ATLANTA - Gov. Nathan Deal, who learned the art of legislating during nearly two decades in Congress and as a state senator before that, has put those lessons to work as Georgia's chief executive.
Since taking office in 2011, the soft-spoken Republican has navigated two tight budget cycles - he's in the midst of a third - and won legislative battles on education and taxes.
He has made progress on deals to avoid crushing cuts in Medicaid and to help Atlanta Falcons owner Arthur Blank get a new football stadium, all the while helping state lawmakers to avoid unpopular votes. And he's managed to claim as his own a Democratic proposal to expand HOPE scholarships at technical colleges after scaling back the popular program in his first year.
Deal, 70, has also been lucky. President Barack Obama has proved an easy foil in GOP-trending Georgia, and U.S. Sen. Saxby Chambliss' announcement that he won't seek a third term will make that the marquee race in 2014, drawing candidates and money that might have been focused on unseating Deal.
"The Deal team feels good about where we are 18 months out of a primary," said Brian Robinson, the governor's top communication adviser.
However, Democrats argue that Deal is vulnerable, with many Georgians thinking the state is on the wrong track.
Sen. Vincent Fort, an Atlanta Democrat, conceded Deal's political effectiveness. "But what good is that for Georgia?" he said. "Nathan Deal will placate the tea party and manage his legislative majorities and 650,000 Georgians will still have no health insurance."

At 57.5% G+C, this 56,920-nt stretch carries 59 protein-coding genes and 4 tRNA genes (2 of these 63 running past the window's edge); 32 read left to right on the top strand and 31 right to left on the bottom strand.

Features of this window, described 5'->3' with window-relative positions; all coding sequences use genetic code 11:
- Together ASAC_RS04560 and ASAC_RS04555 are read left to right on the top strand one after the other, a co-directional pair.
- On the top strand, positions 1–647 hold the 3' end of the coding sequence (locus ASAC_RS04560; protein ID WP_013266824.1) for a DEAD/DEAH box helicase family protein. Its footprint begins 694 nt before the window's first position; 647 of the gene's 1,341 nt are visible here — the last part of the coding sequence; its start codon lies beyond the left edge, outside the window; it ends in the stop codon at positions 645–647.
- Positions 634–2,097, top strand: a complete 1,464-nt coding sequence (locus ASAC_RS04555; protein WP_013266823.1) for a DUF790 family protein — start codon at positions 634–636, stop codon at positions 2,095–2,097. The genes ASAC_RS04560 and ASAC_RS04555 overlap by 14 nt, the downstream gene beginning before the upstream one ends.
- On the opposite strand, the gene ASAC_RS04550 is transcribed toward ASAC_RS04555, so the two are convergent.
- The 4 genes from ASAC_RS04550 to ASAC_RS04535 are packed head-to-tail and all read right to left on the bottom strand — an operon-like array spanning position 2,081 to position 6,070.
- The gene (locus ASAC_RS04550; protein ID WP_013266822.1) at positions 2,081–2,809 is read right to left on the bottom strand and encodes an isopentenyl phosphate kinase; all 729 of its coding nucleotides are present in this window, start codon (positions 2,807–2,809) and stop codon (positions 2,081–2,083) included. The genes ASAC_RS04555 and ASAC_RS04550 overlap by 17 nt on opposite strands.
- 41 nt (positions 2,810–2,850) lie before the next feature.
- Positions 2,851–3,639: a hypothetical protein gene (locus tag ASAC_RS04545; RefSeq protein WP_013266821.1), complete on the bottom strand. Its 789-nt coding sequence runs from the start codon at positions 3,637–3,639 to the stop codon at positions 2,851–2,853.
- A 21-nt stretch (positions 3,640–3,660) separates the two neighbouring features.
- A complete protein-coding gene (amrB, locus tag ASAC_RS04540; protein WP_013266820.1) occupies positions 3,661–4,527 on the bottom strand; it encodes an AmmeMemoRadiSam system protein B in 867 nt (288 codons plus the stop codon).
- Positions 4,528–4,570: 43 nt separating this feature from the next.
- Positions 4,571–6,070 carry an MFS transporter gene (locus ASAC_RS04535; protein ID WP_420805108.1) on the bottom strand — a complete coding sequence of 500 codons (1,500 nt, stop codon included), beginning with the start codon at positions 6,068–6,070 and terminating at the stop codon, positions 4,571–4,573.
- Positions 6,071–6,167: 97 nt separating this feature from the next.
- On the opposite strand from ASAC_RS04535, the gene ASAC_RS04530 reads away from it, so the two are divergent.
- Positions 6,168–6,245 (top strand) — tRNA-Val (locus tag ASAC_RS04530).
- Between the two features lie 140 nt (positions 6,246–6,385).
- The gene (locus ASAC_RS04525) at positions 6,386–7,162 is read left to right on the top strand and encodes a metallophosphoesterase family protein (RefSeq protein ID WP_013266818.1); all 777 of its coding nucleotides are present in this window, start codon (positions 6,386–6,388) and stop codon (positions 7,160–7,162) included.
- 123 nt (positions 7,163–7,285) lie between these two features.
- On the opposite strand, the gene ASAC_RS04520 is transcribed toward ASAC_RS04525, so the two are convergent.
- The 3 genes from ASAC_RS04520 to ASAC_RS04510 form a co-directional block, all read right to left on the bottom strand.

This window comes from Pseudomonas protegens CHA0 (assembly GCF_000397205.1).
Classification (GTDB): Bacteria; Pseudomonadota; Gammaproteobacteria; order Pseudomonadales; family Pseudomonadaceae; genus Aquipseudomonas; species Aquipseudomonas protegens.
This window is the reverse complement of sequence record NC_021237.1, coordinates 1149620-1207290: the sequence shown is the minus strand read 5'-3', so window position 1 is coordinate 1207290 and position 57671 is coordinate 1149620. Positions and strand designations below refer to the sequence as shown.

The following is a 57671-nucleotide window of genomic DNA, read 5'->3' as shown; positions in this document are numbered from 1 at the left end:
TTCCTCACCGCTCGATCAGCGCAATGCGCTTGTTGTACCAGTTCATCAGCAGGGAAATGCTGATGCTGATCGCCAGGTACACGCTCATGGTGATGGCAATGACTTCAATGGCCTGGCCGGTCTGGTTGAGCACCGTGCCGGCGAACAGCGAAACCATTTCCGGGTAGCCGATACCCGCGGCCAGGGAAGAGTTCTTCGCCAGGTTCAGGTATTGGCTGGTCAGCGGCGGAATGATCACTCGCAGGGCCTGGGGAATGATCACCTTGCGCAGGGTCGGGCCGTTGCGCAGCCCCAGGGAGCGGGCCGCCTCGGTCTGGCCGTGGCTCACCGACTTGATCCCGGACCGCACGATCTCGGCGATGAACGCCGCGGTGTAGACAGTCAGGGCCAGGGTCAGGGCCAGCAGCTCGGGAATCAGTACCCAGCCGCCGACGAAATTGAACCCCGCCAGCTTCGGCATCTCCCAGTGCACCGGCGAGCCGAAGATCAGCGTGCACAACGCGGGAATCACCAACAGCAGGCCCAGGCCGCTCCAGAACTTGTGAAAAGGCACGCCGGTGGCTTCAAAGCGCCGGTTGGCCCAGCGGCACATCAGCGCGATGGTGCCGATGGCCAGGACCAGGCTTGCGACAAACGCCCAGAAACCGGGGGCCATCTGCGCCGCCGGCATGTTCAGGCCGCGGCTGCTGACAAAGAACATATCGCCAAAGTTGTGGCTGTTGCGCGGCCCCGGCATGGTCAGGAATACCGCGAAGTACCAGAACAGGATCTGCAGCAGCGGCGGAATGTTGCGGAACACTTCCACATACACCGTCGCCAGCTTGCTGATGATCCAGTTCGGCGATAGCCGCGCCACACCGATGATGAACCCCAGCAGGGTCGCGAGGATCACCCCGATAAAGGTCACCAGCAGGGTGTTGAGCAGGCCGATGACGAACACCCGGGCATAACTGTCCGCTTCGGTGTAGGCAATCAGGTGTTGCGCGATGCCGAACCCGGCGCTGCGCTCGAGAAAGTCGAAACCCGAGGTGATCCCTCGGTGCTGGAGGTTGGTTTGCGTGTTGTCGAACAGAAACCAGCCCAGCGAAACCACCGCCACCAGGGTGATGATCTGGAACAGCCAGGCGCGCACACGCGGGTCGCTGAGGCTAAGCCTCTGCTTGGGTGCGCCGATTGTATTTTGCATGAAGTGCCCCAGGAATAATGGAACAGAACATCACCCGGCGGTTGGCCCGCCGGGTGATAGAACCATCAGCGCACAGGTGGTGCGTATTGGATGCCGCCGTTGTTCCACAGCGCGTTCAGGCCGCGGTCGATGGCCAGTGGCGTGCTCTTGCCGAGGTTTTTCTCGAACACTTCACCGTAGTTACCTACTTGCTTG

But as national Democrats set their sights - and resources - on the Senate race, it's not clear the party can support two statewide campaigns.
Georgia Democratic Party Chairman Mike Berlon promised a strong effort but declined to speculate about possible gubernatorial hopefuls, and he conceded that identifying a Senate candidate will come first.
Republican strategist Bert Brantley said the threat of another economic downturn is likely Deal's only re-election barrier. He said Deal has fared well despite the struggling economy and the state's budgetary woes.
"It's hard when you are in the governor's seat to do the big things you might want to do if you don't have the money to do them," he said.
Still, Deal has come a long way from 2010, when he was a sitting congressman beset by a House ethics investigation and an underdog in a hard-fought GOP primary.
The Office of Congressional Ethics review focused on Deal's meetings with the state's revenue commissioner to preserve a lucrative arrangement with his Gainesville auto salvage business. A report released in 2010 by the independent, non-partisan entity said Deal may have violated House rules. But he left Congress before any action could be taken and he was never charged with any wrongdoing. Deal also agreed last year to pay $3,350 to settle three ethics complaints filed against him over his 2010 gubernatorial campaign.
Halfway through his term, though, Deal seems to have moved beyond those questions. Political observers also say he has managed to avoid two common pitfalls for governors: Failing to navigate the Legislature or manage internal party friction.